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Cynical Optimism: What is Cynical Optimism?

By Samantha Shokin

Section: Arts

March 26, 2009

I suppose it’s about time I explain myself. What, you may ask, is this curious concept that I have chosen to title my column after? Some people have noted that it is slightly paradoxical in nature, a borderline oxymoron. Some have tried to provide their own interpretations of its meaning. Others have just stared at me blankly whenever I mention it. So I am dedicating this week’s column to (attempt) to explain what, exactly, I mean by this strange phrase, “Cynical Optimism.”

I am a cynical optimist by nature, and it’s not just because I’m the peculiar product of a cynical mother and optimistic father. Nor is it because my parents came from a nation of skeptics (in Soviet Russia, government cynical towards you?) to a land of plastered-on smiles and endless opportunity. In fact, this whole thing has much less to do with me than it does with You.

Yeah, You. The You in the chem lab, the dorm room, the library. The collective “You” encompassing my generation. The “You” that I refer to in one of my past articles as “future movers-and-shakers” of America. You, my friends, provide me with much reason to be cynical, and also, optimistic. Many of you probably feel the same way as well.

First, to explain the cynicism: people have issues with our generation, and accordingly, they’re scared of it. God knows I’m one of them at times. This is because we are essentially guinea pigs of the information age. Never before have so many people been using computers, been hoarding so many gadgets and gizmos, been so absorbed by the words and pictures glaring back at them through illuminated screens. The next logical step would be to make the printing press obsolete.

Our generation is self-obsessed and short of attention, we spend more time socializing on the internet than in real life, and one of the most serious health epidemics plaguing the country is a product of over-abundance and easy access—something that 100 years ago would have been considered a good thing. We are narcissistic and materialistic, and though these are natural byproducts of human nature, the phenomena manifested by them with the advance of technology have elevated today’s overrated celebrities to overblown levels of demigods and goddesses. Sometimes it seems like man and technology are progressing exponentially, which is particularly frightening to me, because I was never good with numbers.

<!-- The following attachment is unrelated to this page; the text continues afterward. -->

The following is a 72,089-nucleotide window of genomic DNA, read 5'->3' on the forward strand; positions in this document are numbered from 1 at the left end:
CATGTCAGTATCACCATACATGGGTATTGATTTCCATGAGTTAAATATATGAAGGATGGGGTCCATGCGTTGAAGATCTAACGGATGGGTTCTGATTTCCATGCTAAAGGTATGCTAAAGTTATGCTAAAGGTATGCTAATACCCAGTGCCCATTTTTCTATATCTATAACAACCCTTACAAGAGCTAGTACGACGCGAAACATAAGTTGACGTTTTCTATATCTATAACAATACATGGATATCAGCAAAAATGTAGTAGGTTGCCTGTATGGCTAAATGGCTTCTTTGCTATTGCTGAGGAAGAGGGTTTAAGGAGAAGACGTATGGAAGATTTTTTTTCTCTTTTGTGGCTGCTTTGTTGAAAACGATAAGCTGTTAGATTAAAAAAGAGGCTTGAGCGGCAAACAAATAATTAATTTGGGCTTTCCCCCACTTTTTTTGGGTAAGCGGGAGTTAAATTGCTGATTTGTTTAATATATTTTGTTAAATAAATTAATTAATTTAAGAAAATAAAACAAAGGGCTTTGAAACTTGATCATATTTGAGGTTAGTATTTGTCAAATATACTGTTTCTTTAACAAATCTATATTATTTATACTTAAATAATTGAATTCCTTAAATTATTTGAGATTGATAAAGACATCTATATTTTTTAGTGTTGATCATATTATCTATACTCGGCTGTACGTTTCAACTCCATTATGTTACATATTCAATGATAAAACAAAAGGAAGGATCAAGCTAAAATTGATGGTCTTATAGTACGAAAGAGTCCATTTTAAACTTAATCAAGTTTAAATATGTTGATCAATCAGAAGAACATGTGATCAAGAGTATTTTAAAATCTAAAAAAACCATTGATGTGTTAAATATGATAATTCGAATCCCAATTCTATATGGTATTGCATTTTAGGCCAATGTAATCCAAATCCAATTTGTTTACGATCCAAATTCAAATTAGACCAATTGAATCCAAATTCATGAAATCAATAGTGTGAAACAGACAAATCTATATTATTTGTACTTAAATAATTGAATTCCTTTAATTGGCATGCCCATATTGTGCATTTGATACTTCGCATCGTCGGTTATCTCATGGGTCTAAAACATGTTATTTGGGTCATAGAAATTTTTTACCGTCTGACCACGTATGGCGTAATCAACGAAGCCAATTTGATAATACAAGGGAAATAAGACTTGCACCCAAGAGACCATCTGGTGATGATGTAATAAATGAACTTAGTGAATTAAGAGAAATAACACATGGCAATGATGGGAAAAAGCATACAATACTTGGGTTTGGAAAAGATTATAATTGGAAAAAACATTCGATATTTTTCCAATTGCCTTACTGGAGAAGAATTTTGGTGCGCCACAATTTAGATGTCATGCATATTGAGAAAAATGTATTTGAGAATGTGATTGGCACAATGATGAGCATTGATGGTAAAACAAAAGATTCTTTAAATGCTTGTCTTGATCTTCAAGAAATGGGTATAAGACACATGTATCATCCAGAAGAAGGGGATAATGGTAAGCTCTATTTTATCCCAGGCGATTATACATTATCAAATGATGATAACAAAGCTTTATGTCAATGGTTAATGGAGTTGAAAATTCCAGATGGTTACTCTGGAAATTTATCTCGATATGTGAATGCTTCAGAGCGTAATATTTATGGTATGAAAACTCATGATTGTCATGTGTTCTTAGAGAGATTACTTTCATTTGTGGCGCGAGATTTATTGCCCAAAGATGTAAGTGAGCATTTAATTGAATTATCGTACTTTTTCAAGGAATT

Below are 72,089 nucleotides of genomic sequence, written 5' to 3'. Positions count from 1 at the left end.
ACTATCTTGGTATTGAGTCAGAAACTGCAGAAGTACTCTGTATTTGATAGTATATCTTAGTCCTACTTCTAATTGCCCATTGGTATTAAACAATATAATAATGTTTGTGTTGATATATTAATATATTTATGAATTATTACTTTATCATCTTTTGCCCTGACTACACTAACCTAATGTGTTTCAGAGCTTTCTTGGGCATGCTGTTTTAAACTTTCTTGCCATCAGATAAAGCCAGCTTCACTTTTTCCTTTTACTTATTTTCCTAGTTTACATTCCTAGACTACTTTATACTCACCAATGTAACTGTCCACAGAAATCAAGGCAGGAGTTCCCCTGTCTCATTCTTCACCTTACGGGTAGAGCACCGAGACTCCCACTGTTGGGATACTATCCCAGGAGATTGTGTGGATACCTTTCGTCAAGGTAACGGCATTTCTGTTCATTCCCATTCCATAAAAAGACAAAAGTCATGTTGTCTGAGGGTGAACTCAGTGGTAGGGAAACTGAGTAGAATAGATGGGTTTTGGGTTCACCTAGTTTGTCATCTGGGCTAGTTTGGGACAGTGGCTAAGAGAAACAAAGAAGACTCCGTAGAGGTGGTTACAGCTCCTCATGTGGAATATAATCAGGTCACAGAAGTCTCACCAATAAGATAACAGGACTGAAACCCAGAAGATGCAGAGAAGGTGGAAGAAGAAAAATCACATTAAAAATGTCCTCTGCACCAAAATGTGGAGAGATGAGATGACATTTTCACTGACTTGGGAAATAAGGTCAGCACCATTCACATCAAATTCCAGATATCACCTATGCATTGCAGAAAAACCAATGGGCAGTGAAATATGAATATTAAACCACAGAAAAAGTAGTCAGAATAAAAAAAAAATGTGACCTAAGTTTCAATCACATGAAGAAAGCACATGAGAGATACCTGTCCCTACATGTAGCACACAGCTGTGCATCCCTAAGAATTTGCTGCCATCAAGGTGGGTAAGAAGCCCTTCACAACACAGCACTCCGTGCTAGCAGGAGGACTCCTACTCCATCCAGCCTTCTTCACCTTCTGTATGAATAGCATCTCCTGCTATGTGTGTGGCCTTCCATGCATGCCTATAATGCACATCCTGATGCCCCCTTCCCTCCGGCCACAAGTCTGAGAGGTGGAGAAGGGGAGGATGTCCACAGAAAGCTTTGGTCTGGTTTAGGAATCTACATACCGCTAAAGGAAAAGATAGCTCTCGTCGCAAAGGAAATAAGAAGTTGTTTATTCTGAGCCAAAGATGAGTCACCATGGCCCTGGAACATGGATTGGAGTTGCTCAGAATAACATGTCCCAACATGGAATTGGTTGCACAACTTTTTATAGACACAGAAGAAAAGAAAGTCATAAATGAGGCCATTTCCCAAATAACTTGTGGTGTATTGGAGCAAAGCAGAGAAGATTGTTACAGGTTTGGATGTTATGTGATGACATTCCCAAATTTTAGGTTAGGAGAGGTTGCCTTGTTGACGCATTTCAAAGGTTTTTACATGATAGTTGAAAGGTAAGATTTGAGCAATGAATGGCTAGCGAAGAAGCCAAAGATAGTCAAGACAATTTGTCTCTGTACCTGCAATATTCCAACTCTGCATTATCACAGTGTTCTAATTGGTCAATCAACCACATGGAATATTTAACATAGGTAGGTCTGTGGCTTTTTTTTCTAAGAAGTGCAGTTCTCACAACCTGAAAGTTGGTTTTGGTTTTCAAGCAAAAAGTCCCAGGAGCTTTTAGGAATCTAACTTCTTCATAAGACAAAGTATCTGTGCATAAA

But, of course, with just the click of a TV remote we can see everything in a completely different, better hue—perhaps even in HD.

We know (or at least hope) that not everything is going to hell. Despite what some people may argue, our generation knows better, literally: more people now are going to college than ever before. We aren’t merely using our tech-savvy skills to waste time online—well, maybe we are—but by wasting time online we are actually creating new means and methods of social networking, constructing new ways to exchange information and opinions, and moreover, we are creating new and more exciting ways to waste time.

Those who dub us as the ADD generation are mistaken. This is just the first time in human history that the information sources at our fingertips can keep up with the extraordinary pace of our thinking. Finally, technology has caught up with our attention spans. We recognize all of the problems plaguing our planet and are working harder than ever to conserve and rethink our energy sources. So if the printing press becomes obsolete, at least we save paper that way. And when I get scared thinking about big numbers again, I take comfort knowing that history repeats itself, so everything now only seems revolutionary until our kids undoubtedly outsmart us later. Then they’ll have bigger and smarter fish to fry, until, well…anyway…

Our generation isn’t just at a crossroads between the past and the future. It is at a crossroads at the top of a very steep hill,

knowing that the speed downward is going to be faster than ever, and hoping it doesn’t trip over its own feet on the way. You are all cynical optimists by nature of your freshly disapproving perspectives on the present, and huge potentials for improving the future. And I am proud to be one of You.

So now that we are properly introduced, I’d like to take the time to ask any and all interested readers to contribute their cynically optimistic opinions to my column. If you have any nuanced observations about our time, about nostalgia for Polaroids or enthusiasm for Internet memes or whatever, write to me at sshokin@brandeis.edu . I’d love to read your insights, and I can even tolerate an occasional rant.

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